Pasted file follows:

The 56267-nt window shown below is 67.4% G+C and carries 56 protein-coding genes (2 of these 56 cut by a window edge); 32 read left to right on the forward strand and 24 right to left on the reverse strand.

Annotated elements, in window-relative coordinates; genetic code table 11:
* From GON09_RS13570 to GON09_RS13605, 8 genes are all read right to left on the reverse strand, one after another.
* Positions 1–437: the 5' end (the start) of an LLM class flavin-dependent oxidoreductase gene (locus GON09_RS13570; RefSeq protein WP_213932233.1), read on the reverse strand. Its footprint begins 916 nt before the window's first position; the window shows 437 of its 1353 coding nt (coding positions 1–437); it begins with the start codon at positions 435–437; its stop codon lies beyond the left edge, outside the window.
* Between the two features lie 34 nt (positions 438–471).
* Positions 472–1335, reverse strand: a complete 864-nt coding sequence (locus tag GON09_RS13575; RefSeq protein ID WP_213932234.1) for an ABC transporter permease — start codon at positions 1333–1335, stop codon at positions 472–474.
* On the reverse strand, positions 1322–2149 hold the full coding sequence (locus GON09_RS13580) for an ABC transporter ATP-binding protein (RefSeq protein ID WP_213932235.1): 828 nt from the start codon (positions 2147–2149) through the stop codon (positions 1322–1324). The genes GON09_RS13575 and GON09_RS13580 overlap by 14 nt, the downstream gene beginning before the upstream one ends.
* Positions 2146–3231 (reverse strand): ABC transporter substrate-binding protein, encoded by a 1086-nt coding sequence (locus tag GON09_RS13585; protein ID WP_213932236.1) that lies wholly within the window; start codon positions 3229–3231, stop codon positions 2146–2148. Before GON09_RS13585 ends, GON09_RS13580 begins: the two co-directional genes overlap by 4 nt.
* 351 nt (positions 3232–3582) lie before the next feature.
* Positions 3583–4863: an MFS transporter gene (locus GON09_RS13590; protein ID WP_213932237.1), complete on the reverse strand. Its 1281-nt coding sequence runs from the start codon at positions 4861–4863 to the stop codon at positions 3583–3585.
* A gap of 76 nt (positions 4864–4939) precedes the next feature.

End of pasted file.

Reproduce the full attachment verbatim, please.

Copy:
The 56267-nt window shown below is 67.4% G+C and carries 56 protein-coding genes (2 of these 56 cut by a window edge); 32 read left to right on the forward strand and 24 right to left on the reverse strand.

Annotated elements, in window-relative coordinates; genetic code table 11:
* From GON09_RS13570 to GON09_RS13605, 8 genes are all read right to left on the reverse strand, one after another.
* Positions 1–437: the 5' end (the start) of an LLM class flavin-dependent oxidoreductase gene (locus GON09_RS13570; RefSeq protein WP_213932233.1), read on the reverse strand. Its footprint begins 916 nt before the window's first position; the window shows 437 of its 1353 coding nt (coding positions 1–437); it begins with the start codon at positions 435–437; its stop codon lies beyond the left edge, outside the window.
* Between the two features lie 34 nt (positions 438–471).
* Positions 472–1335, reverse strand: a complete 864-nt coding sequence (locus tag GON09_RS13575; RefSeq protein ID WP_213932234.1) for an ABC transporter permease — start codon at positions 1333–1335, stop codon at positions 472–474.
* On the reverse strand, positions 1322–2149 hold the full coding sequence (locus GON09_RS13580) for an ABC transporter ATP-binding protein (RefSeq protein ID WP_213932235.1): 828 nt from the start codon (positions 2147–2149) through the stop codon (positions 1322–1324). The genes GON09_RS13575 and GON09_RS13580 overlap by 14 nt, the downstream gene beginning before the upstream one ends.
* Positions 2146–3231 (reverse strand): ABC transporter substrate-binding protein, encoded by a 1086-nt coding sequence (locus tag GON09_RS13585; protein ID WP_213932236.1) that lies wholly within the window; start codon positions 3229–3231, stop codon positions 2146–2148. Before GON09_RS13585 ends, GON09_RS13580 begins: the two co-directional genes overlap by 4 nt.
* 351 nt (positions 3232–3582) lie before the next feature.
* Positions 3583–4863: an MFS transporter gene (locus GON09_RS13590; protein ID WP_213932237.1), complete on the reverse strand. Its 1281-nt coding sequence runs from the start codon at positions 4861–4863 to the stop codon at positions 3583–3585.
* A gap of 76 nt (positions 4864–4939) precedes the next feature.